Scotland’s first MSP who is a permanent wheelchair user has vowed to use her position to fight for disability rights.
In her maiden speech to the Scottish Parliament, Labour’s Glasgow MSP Pam Duncan-Glancy thanked those who helped her campaign and said she would work across the chamber for “big and bold change” on tackling poverty.
She said: “I want to pay tribute to the disability movement, the fights we have won for disabled people’s rights throughout history have led to this moment.
“I promise that for as long as I am in this place, your fight will be my fight.
“There will be nothing about us without us.
“‘She’s a fighter’ was not just the slogan of my campaign, it’s the story of my life.
“But sadly, the story of far too many people’s lives.”
She said many disabled people had been living in poverty before Covid, but the pandemic has made the problem worse.
Half of all households in poverty have a disabled person in them, she said, calling for a social security system to ensure “no-one is held back by poverty or inequality”.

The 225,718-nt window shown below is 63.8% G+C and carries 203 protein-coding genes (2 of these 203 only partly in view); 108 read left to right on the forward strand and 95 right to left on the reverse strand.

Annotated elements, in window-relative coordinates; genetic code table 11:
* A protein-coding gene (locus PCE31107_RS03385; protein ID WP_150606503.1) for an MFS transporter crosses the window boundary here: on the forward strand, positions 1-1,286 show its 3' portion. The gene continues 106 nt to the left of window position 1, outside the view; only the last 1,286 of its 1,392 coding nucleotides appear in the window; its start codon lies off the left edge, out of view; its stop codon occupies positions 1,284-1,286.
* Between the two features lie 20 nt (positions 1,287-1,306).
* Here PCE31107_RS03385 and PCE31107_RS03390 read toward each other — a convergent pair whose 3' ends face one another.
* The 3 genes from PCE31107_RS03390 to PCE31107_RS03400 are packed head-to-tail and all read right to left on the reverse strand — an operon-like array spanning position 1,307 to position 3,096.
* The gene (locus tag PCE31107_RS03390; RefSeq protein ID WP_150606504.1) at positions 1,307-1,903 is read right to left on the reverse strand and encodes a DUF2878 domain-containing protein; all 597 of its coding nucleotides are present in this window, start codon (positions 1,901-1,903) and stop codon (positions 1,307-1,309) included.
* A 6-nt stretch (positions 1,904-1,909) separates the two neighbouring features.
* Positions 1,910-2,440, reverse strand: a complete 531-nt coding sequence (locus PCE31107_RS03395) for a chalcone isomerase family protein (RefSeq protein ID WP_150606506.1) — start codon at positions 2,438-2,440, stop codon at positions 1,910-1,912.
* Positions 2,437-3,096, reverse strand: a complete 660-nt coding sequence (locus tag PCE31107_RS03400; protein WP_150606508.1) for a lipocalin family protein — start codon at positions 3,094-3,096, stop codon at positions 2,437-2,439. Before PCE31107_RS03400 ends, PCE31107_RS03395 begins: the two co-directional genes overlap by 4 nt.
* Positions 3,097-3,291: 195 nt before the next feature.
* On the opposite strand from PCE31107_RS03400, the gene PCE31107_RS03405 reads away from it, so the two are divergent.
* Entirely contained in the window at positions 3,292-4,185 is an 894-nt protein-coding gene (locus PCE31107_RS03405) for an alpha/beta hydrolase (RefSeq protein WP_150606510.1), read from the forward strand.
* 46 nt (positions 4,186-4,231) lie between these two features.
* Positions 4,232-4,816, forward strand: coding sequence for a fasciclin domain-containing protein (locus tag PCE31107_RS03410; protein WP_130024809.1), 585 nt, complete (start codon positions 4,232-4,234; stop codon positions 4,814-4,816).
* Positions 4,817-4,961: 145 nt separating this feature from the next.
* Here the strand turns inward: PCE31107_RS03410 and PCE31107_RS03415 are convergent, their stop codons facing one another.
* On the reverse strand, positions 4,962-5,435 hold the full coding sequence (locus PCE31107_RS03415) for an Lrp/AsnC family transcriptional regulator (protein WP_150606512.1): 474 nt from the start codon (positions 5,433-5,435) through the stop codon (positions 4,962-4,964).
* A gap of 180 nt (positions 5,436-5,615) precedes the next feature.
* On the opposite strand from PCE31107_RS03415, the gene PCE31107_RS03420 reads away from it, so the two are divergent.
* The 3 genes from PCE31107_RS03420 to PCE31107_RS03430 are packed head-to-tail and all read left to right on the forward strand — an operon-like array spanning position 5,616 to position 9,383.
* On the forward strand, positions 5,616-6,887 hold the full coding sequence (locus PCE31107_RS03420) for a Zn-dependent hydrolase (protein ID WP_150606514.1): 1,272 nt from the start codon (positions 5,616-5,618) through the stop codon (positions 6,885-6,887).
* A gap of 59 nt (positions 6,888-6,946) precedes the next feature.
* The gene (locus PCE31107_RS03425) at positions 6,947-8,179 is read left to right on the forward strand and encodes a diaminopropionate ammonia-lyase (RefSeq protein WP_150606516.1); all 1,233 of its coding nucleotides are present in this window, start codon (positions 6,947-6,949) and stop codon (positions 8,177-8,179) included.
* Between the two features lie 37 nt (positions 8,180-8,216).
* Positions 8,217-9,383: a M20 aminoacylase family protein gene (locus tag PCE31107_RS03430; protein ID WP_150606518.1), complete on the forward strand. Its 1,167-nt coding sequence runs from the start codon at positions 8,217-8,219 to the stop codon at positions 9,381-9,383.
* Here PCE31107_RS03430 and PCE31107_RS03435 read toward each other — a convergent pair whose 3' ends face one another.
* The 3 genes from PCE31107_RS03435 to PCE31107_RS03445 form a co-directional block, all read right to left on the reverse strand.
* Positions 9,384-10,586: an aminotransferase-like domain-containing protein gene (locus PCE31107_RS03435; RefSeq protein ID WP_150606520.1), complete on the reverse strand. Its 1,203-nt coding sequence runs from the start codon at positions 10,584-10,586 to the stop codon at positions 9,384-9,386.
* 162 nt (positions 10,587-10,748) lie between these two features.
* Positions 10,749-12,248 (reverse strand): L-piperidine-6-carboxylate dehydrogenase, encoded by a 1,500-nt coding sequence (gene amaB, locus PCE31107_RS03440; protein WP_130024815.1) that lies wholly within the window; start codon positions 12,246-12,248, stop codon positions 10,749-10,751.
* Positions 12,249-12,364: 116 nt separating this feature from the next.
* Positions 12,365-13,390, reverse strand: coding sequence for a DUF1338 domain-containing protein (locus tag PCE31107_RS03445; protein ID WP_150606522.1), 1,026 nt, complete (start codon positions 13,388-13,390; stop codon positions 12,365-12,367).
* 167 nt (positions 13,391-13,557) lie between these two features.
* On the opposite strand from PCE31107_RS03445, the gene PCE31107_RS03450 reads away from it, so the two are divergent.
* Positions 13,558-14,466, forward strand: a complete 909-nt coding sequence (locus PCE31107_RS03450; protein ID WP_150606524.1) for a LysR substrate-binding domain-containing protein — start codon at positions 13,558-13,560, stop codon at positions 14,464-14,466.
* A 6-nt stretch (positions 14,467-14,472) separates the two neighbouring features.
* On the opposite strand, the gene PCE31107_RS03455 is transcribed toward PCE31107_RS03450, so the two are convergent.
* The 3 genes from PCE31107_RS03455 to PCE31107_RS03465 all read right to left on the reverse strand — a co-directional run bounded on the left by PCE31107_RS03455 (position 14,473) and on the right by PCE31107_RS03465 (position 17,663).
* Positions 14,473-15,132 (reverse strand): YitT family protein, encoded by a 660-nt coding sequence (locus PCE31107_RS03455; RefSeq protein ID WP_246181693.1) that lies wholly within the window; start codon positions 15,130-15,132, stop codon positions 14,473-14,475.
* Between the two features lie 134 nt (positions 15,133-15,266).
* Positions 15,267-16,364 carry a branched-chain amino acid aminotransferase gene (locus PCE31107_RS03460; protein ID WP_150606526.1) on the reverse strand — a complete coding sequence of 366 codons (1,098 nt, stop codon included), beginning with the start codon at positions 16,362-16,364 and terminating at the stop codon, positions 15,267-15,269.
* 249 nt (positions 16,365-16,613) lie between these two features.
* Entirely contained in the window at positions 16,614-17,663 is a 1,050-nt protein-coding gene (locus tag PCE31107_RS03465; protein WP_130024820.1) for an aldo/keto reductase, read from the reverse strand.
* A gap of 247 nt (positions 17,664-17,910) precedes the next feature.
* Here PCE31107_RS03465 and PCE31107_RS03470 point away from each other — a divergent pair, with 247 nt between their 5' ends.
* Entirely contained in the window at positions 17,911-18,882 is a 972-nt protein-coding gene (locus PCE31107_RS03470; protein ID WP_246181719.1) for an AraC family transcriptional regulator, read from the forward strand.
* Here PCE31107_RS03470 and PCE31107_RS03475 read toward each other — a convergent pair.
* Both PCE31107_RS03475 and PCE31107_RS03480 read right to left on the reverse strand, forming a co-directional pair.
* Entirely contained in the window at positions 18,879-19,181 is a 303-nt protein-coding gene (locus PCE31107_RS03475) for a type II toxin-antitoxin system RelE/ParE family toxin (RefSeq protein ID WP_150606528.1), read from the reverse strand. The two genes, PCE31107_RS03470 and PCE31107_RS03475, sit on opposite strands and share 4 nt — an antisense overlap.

She continued: “I have hope because for too long this Parliament and others like it have not looked like the people they are here to represent.
“But this year is different, the people of Scotland broke glass ceilings and glass staircases, this room got a bit closer to looking like the people of Scotland.”
She concluded her speech by saying: “To all disabled children out there, to anyone who’s ever felt left out or left behind, I’m here for you.
“And as long as I am here, you will be here with me.
“I will fight for you like our lives depend on it.”
In the closing speech of the coronavirus debate, new Health Secretary Humza Yousaf said Ms Duncan-Glancy’s speech was “one of the best, if not the best opening speech I’ve ever heard”.
Mr Yousaf added: “You are not just excellent in your own right, very clearly there will be many, many, many people who will look up to you as a role model.”